They had been held without any access to the outside world and some were tortured or otherwise ill-treated during interrogation, apparently to make them confess to involvement in bombings or other crimes that could incur the death penalty.
Torture is widely used in Iraq to obtain "confessions". In many cases these are already prepared by interrogators and detainees are forced to sign while blindfolded and without reading the contents.
Prepared confessions are often used as the only evidence against detainees when they are brought to trial, including in cases where the charges incur the death penalty.
Hundreds of prisoners are reported to have been sentenced to death, and some have been executed, after being convicted on the basis of "confessions" which they said were false and had been signed under torture or other duress.
Methods of torture include beating with cables and hosepipes, prolonged suspension by the limbs, administration of electric shocks to sensitive parts of the body, breaking of limbs, removal of finger and toenails, asphyxiation and piercing of the body with drills, and psychological torture such as threats of rape.
Thousands of people also continue to be detained despite judicial orders issued for their release, and a 2008 Iraqi Amnesty Law, which provides for the release of uncharged detainees after between six and twelve months.
The US forces completed the transfer of all but 200 prisoners to Iraqi custody on 15 July 2010 without any guarantees against torture or ill-treatment.
The report also highlights long term detentions in the northern Kurdistan region by the Asayish – Kurdish security police.
Walid Yunis Ahmad, 52 and a father of three, has been arbitrarily detained without charge or trial for more than 10 years since his arrest on 6 February 2000 in Erbil, capital of the semi-autonomous Kurdistan region of Iraq, by members of the Asayish. He is the longest held, untried detainee in Iraq known to Amnesty International.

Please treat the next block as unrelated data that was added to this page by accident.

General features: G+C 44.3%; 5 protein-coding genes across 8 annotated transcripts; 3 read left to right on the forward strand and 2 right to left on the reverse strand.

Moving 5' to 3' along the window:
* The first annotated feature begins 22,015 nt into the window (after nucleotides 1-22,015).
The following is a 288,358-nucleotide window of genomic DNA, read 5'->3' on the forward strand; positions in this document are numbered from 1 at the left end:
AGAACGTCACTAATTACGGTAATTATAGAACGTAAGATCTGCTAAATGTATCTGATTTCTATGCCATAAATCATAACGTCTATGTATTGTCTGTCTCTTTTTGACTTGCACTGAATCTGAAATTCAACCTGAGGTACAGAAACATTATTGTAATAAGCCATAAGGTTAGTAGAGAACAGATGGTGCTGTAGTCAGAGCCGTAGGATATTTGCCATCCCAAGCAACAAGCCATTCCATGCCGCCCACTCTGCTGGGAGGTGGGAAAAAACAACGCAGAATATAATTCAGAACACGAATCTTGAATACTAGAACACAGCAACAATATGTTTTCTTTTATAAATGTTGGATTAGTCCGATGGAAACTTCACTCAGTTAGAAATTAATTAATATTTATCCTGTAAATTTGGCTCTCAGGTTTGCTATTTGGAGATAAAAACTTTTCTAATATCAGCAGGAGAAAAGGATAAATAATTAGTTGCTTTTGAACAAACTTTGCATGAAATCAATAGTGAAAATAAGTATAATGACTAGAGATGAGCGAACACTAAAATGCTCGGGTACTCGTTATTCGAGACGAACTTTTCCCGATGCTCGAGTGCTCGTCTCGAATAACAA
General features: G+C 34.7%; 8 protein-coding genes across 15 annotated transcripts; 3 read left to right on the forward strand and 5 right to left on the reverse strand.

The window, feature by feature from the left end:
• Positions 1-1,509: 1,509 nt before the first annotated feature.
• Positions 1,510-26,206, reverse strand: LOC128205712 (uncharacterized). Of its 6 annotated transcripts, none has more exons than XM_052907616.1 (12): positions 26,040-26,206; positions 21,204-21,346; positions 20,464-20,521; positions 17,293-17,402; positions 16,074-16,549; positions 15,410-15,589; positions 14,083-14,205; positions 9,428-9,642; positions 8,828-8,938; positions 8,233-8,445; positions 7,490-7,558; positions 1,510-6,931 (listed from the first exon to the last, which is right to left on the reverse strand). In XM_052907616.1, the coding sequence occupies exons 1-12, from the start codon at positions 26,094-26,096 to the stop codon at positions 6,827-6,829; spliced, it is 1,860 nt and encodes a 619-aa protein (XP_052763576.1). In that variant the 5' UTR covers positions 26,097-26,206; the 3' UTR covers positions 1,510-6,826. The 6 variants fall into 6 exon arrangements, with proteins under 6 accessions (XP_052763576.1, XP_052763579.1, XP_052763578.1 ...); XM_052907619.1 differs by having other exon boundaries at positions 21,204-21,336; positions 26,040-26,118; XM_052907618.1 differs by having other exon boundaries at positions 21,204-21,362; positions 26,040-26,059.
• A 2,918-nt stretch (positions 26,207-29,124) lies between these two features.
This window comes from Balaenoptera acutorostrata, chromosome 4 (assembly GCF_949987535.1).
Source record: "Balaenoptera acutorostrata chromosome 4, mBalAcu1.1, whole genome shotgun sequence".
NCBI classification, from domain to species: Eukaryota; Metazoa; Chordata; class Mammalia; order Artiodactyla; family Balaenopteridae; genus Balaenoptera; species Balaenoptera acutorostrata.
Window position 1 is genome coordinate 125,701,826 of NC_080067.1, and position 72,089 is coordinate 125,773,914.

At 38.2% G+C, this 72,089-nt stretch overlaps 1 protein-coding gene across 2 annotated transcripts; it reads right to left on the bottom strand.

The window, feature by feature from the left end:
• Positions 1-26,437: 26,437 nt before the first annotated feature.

Three years after his arrest his family discovered that he was alive but still detained and were able to visit him.
Walid Yunis Ahmad is alleged to have been tortured, and has been held in solitary confinement since going on a 45 day hunger strike in 2008 in protest at his continuing detention. He is currently still held at the Asayish headquarters in Erbil.
"The Iraqi authorities must take the firm and decisive action now, at the completion of the handover of prisons to Iraqi custody, to show that they have the political will to uphold the human rights of all Iraqis, in accordance with their international obligations, and to stop the torture and other gross abuses of detainees’ rights that are so prevalent today," said Malcolm Smart
"Detainees who have been held for long periods without recognizable criminal charges against them, and without having been tried, must be released or brought to trial promptly in full compliance with international standards of fair trial and without recourse to the death penalty."